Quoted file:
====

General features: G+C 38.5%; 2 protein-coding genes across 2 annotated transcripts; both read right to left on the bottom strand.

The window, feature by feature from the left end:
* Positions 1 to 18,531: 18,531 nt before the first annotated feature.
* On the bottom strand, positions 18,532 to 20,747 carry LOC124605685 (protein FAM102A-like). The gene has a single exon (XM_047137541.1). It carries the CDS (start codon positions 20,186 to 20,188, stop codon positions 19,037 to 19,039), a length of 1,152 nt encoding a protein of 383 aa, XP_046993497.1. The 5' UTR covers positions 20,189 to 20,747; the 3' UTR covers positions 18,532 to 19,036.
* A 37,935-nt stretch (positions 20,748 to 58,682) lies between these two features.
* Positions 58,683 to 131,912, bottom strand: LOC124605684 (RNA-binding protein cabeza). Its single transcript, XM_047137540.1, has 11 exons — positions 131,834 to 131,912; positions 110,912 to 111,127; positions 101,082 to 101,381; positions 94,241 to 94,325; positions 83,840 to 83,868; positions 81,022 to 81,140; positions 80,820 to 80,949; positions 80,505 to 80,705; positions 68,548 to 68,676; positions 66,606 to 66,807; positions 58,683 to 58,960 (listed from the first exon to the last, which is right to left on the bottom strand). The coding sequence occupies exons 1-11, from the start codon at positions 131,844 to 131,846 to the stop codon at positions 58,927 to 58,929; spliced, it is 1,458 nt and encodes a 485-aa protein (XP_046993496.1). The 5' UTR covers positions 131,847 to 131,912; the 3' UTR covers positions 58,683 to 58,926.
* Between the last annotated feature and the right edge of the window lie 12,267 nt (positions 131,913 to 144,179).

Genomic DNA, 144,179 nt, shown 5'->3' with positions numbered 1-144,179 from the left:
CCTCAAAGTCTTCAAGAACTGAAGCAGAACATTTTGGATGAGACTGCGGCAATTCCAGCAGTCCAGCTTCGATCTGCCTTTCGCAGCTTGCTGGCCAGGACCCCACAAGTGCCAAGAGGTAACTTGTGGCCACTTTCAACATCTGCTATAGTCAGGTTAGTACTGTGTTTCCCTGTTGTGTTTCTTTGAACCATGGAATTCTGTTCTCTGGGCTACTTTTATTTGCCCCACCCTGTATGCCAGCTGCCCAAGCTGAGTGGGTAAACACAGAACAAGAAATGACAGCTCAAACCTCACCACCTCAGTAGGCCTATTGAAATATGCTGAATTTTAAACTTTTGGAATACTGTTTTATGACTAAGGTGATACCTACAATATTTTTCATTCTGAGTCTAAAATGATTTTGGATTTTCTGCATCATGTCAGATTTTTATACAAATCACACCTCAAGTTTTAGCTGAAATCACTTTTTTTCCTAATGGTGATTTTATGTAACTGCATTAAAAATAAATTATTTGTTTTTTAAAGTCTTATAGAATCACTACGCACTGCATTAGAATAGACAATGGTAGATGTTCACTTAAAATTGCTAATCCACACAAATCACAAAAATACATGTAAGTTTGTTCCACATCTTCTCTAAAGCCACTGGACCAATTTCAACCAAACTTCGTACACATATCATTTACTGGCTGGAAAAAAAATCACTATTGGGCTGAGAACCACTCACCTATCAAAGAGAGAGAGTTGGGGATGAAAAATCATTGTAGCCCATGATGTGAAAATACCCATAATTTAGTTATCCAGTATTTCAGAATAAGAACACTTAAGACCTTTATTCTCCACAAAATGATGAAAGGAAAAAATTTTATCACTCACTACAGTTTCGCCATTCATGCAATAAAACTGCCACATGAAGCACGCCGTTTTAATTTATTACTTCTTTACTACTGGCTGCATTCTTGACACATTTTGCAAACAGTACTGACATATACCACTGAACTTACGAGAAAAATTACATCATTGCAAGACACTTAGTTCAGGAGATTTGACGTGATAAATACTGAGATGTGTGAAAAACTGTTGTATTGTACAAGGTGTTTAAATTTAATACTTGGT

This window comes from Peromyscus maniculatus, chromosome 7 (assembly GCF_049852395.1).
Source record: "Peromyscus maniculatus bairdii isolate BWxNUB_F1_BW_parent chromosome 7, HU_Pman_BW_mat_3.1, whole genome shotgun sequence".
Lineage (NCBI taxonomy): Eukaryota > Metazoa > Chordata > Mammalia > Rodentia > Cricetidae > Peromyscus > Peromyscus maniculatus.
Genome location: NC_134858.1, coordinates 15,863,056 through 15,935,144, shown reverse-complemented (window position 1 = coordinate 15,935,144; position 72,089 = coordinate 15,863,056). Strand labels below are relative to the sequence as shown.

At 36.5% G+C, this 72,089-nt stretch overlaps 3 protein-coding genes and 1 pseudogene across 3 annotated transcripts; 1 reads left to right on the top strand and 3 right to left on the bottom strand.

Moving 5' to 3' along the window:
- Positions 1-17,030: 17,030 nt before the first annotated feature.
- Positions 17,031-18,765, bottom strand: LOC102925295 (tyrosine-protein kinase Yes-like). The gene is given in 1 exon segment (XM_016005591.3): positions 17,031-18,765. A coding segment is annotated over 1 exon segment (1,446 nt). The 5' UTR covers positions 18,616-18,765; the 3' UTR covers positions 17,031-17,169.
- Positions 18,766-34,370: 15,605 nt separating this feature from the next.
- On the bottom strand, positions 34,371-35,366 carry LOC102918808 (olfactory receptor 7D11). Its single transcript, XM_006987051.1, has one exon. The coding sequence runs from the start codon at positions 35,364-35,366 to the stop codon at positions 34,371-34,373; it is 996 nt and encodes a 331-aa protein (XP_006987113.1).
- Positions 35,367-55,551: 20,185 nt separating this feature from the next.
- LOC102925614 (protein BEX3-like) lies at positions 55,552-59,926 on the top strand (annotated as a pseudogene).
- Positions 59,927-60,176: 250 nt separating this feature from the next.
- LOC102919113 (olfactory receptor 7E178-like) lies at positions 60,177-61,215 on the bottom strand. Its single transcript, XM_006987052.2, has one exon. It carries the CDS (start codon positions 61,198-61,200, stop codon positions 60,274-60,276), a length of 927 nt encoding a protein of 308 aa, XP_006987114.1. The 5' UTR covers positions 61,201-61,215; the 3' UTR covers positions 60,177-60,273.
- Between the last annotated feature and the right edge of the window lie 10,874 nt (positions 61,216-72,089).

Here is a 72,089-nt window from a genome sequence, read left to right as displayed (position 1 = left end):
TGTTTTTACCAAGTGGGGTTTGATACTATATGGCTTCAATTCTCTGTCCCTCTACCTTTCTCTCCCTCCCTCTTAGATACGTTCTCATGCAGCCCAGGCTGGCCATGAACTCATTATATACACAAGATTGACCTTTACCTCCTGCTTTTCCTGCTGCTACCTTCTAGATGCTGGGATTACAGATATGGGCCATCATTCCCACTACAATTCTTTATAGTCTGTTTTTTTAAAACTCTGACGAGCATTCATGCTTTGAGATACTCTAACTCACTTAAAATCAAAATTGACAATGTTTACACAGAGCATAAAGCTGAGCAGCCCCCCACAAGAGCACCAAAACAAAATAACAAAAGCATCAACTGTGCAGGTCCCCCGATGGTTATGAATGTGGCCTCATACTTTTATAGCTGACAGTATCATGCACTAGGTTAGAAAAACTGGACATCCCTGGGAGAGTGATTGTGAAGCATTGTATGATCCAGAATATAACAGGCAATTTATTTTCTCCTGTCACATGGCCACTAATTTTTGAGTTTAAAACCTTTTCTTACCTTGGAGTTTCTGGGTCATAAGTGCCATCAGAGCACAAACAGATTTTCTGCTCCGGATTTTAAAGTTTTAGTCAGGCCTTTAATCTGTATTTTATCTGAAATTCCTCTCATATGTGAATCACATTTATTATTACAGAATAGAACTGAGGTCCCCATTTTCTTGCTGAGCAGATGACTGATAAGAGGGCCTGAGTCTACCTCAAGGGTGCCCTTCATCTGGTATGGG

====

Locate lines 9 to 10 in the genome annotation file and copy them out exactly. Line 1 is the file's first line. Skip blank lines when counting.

CCTCAAAGTCTTCAAGAACTGAAGCAGAACATTTTGGATGAGACTGCGGCAATTCCAGCAGTCCAGCTTCGATCTGCCTTTCGCAGCTTGCTGGCCAGGACCCCACAAGTGCCAAGAGGTAACTTGTGGCCACTTTCAACATCTGCTATAGTCAGGTTAGTACTGTGTTTCCCTGTTGTGTTTCTTTGAACCATGGAATTCTGTTCTCTGGGCTACTTTTATTTGCCCCACCCTGTATGCCAGCTGCCCAAGCTGAGTGGGTAAACACAGAACAAGAAATGACAGCTCAAACCTCACCACCTCAGTAGGCCTATTGAAATATGCTGAATTTTAAACTTTTGGAATACTGTTTTATGACTAAGGTGATACCTACAATATTTTTCATTCTGAGTCTAAAATGATTTTGGATTTTCTGCATCATGTCAGATTTTTATACAAATCACACCTCAAGTTTTAGCTGAAATCACTTTTTTTCCTAATGGTGATTTTATGTAACTGCATTAAAAATAAATTATTTGTTTTTTAAAGTCTTATAGAATCACTACGCACTGCATTAGAATAGACAATGGTAGATGTTCACTTAAAATTGCTAATCCACACAAATCACAAAAATACATGTAAGTTTGTTCCACATCTTCTCTAAAGCCACTGGACCAATTTCAACCAAACTTCGTACACATATCATTTACTGGCTGGAAAAAAAATCACTATTGGGCTGAGAACCACTCACCTATCAAAGAGAGAGAGTTGGGGATGAAAAATCATTGTAGCCCATGATGTGAAAATACCCATAATTTAGTTATCCAGTATTTCAGAATAAGAACACTTAAGACCTTTATTCTCCACAAAATGATGAAAGGAAAAAATTTTATCACTCACTACAGTTTCGCCATTCATGCAATAAAACTGCCACATGAAGCACGCCGTTTTAATTTATTACTTCTTTACTACTGGCTGCATTCTTGACACATTTTGCAAACAGTACTGACATATACCACTGAACTTACGAGAAAAATTACATCATTGCAAGACACTTAGTTCAGGAGATTTGACGTGATAAATACTGAGATGTGTGAAAAACTGTTGTATTGTACAAGGTGTTTAAATTTAATACTTGGT

This window comes from Peromyscus maniculatus, chromosome 7 (assembly GCF_049852395.1).